I’m planning on skipping secondary fermenter and want to bottle directly from my primary. I have a bucket with a spigot as well as a bottling wand and it all works very nicely. Here’s my question. How do I add priming sugar to the primary fermenter and get it distributed without stirring up the yeast cake? I don’t want to have to prime each bottle.
You really can’t properly mix the priming sugar in without seriously disturbing the yeast cake. How come you don’t want to rack it to your bottling bucket?
Best is to add the priming sugar to the bottling bucket. Dissolve the amount of priming sugar you want to use in boiled water. Let it cool slightly and gently pour into the bottling bucket. Have the outflow end of the siphon tube flat on the bottom of the bucket with a curl. The curl will keep the beer moving and mix the priming solution evenly into the beer.
Do you have a scale to weigh the amount of priming sugar to use? Going by weight is more accurate than volume measures.
If you haven’t already found this priming sugar calculator it is a good one to use.
Don’t forget to take good notes for when you brew this beer again in 6 months.
For equipment, I currently have a 6.5 gallon primary bucket with a spigot. The last time around, I used the bucket for the primary, racked it to a 6.0 gallon glass carboy for secondary (whole bunch of head space) and left it for 2 weeks, moved it back to the re-sanitized primary bucket with the priming solution in it.
If I skip the secondary this time around, I was thinking of just buying another 6.5 gallon bucket and bottling it from there, unless I used the carboy for the primary and moving it the bucket for bottling? Basically reversing the order.
I don’t have a scale at this time.
I didn’t want to buy another bucket. I currently have a 6.5 gallon bucket and a 6.0 gallon carboy. What if I used the carboy for the primary and moved it to the bucket for priming solution and bottling? It’s kind of the reverse order of what my kit says to do. Maybe I’m overthinking it.
That would work, it’s just kind of a PITA to clean a krausen ring from a carboy from primary fermentation. You probably would not regret buying a 6.5-gallon bucket without the spigot to use as your primary fermentor - those spigots get pretty nasty and can be a little tricky to clean. This way you could use it for a dedicated bottling bucket.
6-gallon glass carboys are not all that useful IMHO. I have one and hardly ever use it, just because of the headspace issue. And it sucks to clean.
I forgot about the krausen ring and you’re right, that would be problematic to clean in a carboy. Good advice, thanks.
It isn’t to difficult to clean a glass carboy. Rinse with some warm water. Don’t fill it, just a gallon to slosh around and dump. Add a tablespoon of PBW plus 2 gallons of water. Slosh the solution to dissolve the PBW. Plug with a solid bung and lean in a sink or bucket. The PBW solution will cover the krausen ring to remove it. Light brushing with a carboy brush and inspection for spots of crud.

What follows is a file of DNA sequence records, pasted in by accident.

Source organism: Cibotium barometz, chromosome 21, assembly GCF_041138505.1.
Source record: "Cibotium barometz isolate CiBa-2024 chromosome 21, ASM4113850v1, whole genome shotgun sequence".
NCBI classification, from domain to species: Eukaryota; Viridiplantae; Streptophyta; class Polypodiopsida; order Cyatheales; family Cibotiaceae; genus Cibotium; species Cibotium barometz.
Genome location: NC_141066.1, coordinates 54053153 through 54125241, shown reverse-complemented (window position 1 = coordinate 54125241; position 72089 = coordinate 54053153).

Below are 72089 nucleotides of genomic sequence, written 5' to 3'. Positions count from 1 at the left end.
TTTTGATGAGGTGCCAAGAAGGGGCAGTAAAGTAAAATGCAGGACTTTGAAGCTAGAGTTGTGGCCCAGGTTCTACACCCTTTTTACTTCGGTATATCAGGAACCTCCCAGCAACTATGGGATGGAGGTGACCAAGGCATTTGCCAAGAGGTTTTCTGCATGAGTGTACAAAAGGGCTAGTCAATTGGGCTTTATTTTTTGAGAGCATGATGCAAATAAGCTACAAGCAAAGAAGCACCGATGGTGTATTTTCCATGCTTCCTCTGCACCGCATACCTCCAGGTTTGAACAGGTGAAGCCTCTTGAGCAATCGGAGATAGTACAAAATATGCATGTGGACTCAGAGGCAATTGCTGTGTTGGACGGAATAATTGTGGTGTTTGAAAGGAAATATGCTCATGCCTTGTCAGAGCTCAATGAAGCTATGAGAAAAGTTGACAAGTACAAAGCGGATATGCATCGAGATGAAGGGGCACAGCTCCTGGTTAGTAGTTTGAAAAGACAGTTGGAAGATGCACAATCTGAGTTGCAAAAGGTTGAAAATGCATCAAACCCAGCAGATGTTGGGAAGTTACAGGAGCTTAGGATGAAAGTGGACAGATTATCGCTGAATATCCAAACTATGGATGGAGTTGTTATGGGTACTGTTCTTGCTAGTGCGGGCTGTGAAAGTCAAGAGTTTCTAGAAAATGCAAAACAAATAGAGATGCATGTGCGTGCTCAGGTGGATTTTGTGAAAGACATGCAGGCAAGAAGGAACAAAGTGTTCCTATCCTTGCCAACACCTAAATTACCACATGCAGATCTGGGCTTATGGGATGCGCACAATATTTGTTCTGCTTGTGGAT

Some cautions though:
Never hit a glass carboy with hot water. This will stress the glass.
Never set a plastic or glass carboy on concrete.
Don’t use glass if you can’t avoid knocking it around.
Thanks. Your comment about not putting a carboy or, more specifically a plastic fermenter, on concrete got my attention. What’s the rationale? For my last two brews, I kept both on my basement floor (bare concrete).
It is just risky trying to set the fermentor on a hard surface. A little to hard, or a slip,and you’ll have five gallons of beer spreading over the floor. The concrete may look and feel smooth but a piece of grit, with the weight of the beer, can start a stress fracture in the carboy. A piece of plywood or pine board makes a good soft pad.
I set my glass carboy on its side, on top of the wash machine, with a gallon of cleaning solution. There I then use my CARBOY brush and git to the ring. And roll it a bit and repeat…. My carboy is over 10 years old. BUT, when it breaks, I will not replace it with glass…. Sneezles61
I’ve got a couple older ones, too, and they’re definitely made a lot better than the ones you can get today. I don’t think I’d be comfortable sitting a newer carboy on its side and rolling it… Don’t think it would survive long. The older ones? Heck, I could probably roll it down my gravel driveway and it would be fine.
I have never had to deal with the regular small necked carboys. I have 2 6 gal big mouth (one plastic, one glass) and 2 5 gal. When I was first learning to brew, I watched my buddy struggle to clean his small necked ones with a carboy brush and decided to get the big mouth. They make life so much easier from what I saw in the beginning. No worrying about leaving anything behind. You can get your whole arm in there to scrub everything out. If you are looking to get new carboys, I would highly suggest upgrading to the big mouth. Just make sure you get the correct lids for whichever version you get. The new lids that just slip in do not work on the older ones due to how it is curved where the seal would normally sit. Goes the same way for the newer ones, the old lids are difficult to get to seal due to how the very top seal is ground flat. The good thing with the new lids is you can put your siphon straight through the hole in the lid without having to remove the lid, minimizing your potential exposure to contamination.